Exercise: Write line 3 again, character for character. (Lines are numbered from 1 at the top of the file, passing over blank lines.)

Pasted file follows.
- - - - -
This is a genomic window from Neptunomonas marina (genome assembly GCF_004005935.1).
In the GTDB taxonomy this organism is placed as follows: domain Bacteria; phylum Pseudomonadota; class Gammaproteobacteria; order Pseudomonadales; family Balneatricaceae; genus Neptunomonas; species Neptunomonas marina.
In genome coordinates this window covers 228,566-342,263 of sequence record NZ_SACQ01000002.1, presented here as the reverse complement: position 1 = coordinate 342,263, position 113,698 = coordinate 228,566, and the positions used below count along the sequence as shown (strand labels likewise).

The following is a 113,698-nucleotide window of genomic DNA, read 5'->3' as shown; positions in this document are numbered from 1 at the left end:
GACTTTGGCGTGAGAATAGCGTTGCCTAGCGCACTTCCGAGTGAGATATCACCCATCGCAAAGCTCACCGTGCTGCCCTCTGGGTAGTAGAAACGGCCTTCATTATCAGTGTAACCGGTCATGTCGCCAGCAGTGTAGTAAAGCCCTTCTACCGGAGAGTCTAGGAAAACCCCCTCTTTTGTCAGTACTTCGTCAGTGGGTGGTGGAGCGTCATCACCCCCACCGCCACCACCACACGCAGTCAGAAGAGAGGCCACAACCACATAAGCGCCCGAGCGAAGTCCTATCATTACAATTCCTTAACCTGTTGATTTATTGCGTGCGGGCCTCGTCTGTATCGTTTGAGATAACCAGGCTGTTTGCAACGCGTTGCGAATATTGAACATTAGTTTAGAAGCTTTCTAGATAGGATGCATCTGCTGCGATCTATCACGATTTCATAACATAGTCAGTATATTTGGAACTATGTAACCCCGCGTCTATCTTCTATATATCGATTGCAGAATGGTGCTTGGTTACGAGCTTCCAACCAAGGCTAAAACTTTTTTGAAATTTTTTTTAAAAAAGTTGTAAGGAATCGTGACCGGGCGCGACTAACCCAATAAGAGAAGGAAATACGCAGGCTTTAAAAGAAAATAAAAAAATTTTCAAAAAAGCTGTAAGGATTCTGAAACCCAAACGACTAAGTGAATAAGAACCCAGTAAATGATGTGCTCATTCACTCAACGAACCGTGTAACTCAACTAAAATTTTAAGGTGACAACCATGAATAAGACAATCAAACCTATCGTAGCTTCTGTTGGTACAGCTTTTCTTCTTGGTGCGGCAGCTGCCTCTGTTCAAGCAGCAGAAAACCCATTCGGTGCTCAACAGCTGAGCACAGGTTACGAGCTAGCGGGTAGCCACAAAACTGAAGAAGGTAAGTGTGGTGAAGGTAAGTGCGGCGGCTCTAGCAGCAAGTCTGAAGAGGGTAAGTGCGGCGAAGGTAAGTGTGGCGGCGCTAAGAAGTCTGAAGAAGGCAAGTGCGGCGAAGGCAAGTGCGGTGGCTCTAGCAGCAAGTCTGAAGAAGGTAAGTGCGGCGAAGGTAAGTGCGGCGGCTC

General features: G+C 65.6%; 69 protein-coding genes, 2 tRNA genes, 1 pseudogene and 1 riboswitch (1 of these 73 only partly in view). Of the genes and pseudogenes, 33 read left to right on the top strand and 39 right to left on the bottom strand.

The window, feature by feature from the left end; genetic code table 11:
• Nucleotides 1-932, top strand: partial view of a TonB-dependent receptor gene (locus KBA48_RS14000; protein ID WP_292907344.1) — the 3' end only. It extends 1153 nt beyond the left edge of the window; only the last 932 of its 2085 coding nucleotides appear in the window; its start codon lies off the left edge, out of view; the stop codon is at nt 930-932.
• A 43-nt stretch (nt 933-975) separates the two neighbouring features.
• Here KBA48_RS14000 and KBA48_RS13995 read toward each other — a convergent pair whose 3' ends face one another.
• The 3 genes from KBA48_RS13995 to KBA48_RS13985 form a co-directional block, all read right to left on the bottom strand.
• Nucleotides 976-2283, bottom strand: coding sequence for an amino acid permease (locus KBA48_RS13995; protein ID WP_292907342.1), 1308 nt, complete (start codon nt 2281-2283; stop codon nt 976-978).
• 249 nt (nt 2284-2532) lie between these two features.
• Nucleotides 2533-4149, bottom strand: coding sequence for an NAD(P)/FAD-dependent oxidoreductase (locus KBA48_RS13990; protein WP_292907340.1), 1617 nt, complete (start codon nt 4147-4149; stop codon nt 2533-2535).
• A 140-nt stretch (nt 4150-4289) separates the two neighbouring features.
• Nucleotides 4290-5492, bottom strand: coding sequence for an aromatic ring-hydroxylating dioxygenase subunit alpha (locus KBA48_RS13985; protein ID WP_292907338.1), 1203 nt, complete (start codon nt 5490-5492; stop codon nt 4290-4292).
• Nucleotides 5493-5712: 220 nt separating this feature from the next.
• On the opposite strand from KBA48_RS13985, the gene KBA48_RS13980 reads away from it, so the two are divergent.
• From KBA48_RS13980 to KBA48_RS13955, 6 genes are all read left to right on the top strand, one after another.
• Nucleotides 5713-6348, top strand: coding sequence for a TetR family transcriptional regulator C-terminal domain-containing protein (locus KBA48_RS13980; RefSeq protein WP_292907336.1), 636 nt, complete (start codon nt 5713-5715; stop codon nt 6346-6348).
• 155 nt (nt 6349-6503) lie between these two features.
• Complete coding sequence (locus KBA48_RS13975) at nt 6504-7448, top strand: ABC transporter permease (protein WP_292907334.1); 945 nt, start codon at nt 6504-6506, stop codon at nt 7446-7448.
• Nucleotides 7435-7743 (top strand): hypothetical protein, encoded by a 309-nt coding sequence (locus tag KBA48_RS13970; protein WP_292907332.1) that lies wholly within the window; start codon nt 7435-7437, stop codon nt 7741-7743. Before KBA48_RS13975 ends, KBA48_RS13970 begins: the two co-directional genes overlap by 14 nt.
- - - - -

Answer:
In genome coordinates this window covers 228,566-342,263 of sequence record NZ_SACQ01000002.1, presented here as the reverse complement: position 1 = coordinate 342,263, position 113,698 = coordinate 228,566, and the positions used below count along the sequence as shown (strand labels likewise).